Across the world, businesses are using digital technologies like IoT and AR to improve knowledge and skill levels of their employees. In this article, Barry Elliott, Managing Director of Rockwell Automation Sub-Saharan Africa, considers the wider potential application for skilling people beyond the immediate environments of organisations…
Digital technology is having an immense impact in the operating, maintenance and training environments of industrial companies around the world, allowing them to more adequately acquaint and prepare workers to real-life job situations via an increased capacity to deliver more experiential learning environments.
Rockwell Automation is among the industrial automation companies developing augmented reality (AR) technologies simulating machine and plant environments. And with our recent announcement of a $ 1 billion equity stake in PTC enabling the integration of AR into platforms such as FactoryTalk Analytics and MES software, we’re bringing even more analytical and diagnostic intelligence into manufacturing and plant management applications. As technology allows us to emulate the day-to-day experiences of a given job’s requirements with greater richness and accuracy, we’re able to improve the safety, knowledge and efficiency of our workforce in the environments we operate in.
Yet digital technologies such as PTC’s are also positively impacting environments far beyond the more specialist context of industrial automation: the company’s ThingWorx® IoT and Vuforia® AR platforms are used by KTM and Caterpillar to improve knowledge and skills transfer to less experienced mechanics and introduce greater consistency and centralisation in the service methodology of their vehicles and equipment. Delivering real-time visual instructions for service procedures superimposed on the physical product via PTC software is helping these technicians quickly and safely locate and access a mechanical fault and perform complete diagnostic evaluations to deliver the highest chances of successful repair processes. In retail, Walmart is using AR to train employees in customer service and shop logistics. Trades like welding are being taught through AR. From hospitality and finance to construction sites and healthcare, digital technologies are transforming our capacity to provide rapid knowledge transfer from the experienced to the novice.
The ability of technology to provide an experiential learning platform beyond theoretical constructs is a critical – but not the sole – reason for its growth as a tool in the training environment. It’s also a technical medium we’re familiar with, find easy to use and grasp intuitively.
If technology is not only a more effective, but more accessible, conduit for skills development, then why don’t we mobilise it for the urgent national project of building the skills base of our youth?
You see, this digital competence isn’t just accessible to an elite segment of society; it’s the glue that binds a collective of digital natives, transcending specific classes, backgrounds and cultures. And as I’ve previously suggested, millennials in Africa use digital technology just as intuitively as anyone else in the world.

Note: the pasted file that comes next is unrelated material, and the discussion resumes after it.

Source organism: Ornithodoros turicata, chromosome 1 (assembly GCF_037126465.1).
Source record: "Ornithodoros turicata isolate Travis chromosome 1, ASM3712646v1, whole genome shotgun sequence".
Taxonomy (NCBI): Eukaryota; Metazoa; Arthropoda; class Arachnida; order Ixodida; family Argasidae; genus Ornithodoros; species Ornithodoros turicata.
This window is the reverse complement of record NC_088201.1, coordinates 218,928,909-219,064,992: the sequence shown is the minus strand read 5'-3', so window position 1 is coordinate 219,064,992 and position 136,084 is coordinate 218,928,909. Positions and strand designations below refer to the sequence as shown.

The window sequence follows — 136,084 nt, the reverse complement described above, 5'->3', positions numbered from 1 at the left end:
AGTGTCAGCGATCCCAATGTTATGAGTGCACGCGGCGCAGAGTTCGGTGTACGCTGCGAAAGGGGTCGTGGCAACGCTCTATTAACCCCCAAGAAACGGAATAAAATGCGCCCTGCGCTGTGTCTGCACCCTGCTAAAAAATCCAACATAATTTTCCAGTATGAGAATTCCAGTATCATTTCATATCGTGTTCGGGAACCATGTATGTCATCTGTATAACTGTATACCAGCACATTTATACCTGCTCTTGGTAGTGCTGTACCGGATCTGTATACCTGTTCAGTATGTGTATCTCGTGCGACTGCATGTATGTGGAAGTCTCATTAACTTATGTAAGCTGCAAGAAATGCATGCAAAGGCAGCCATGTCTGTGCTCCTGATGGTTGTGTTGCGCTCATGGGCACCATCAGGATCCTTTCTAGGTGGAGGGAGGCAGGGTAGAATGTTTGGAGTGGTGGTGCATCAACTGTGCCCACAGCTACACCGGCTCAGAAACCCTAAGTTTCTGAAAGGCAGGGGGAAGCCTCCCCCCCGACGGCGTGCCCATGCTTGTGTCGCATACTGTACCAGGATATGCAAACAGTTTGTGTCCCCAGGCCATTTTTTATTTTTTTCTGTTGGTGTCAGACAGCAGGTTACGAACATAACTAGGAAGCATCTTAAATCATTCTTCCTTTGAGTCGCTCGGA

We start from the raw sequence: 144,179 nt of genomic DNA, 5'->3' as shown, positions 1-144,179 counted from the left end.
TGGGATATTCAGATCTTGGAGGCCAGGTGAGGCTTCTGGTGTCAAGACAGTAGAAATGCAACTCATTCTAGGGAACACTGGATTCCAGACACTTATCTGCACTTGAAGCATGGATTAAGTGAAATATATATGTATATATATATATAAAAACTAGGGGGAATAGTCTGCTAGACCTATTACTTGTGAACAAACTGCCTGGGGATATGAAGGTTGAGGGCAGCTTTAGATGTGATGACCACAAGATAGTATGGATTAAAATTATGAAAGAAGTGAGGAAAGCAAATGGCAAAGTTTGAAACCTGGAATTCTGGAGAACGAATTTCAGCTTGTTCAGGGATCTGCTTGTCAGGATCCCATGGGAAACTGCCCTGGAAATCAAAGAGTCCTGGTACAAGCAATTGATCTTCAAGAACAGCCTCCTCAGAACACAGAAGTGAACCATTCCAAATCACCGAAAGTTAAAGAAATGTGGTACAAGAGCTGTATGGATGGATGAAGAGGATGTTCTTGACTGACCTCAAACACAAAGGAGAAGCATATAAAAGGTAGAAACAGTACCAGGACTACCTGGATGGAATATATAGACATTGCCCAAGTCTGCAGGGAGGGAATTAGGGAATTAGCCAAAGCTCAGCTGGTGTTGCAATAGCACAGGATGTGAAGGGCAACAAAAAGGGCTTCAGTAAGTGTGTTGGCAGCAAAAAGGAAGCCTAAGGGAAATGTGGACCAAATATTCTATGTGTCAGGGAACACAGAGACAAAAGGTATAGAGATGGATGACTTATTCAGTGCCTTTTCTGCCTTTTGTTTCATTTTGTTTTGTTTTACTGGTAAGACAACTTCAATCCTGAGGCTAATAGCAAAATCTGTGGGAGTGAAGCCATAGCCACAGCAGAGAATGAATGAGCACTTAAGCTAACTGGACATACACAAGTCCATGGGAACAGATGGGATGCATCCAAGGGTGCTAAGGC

More than at any other point in our industrial history, therefore, we have the educational infrastructure to realign what is taught in our education systems to the skills required in the modern marketplace.
Because it’s not just a shortage of jobs that’s fuelling the unemployment of six million young people in South Africa. In many areas, our workforce is simply inadequately skilled. So while recent government initiatives are incentivising private business to employ young people – with the most recent YES (Youth Employment Service) campaign aiming to make over one million employment positions available to young workers – we need to ensure that our youths are sufficiently skilled to prosper in the work place. Any solution to getting our youth moving needs to more directly address the underlying skills deficit as well.
With a constantly expanding portfolio of training material used in the workplace on an accessible medium, is there not the potential to scale these applications down into broader learning environments – perhaps even schools – putting more relevant skills into the reach of our nation’s learners? Could the focus of our educational CSI be to tailor derivatives of suitable training material to an educational class experience? Let’s bring welding, assembly, customer service, machine and plant operating and engineering into formal learning streams using the educational technologies that already exist in the corporate world!
Perhaps the classroom required for this type of technical learning looks slightly different to the model that’s been in service, largely unchanged, for over a century. Perhaps these ‘classrooms’ become more decentralised, with companies opening their training facilities, boardrooms, AV equipment and so on to scheduled technical classes?
However if the precise logistics of deploying this new approach to education are to materialise, it will need the support and encouragement of government to enable, formalise and regulate educational streams based around skills acquisition to be successful. With the public and private sector dedicated to mobilising the power of educational technology to improve the possibilities for learning in the classroom, we can begin to build a system where the completion of a schooling stream produces people who are more prepared for the demands of the formal economy, and can be far more quickly and gainfully employed as such.
This is how we can begin to ensure our youth becomes a dividend, not a burden.
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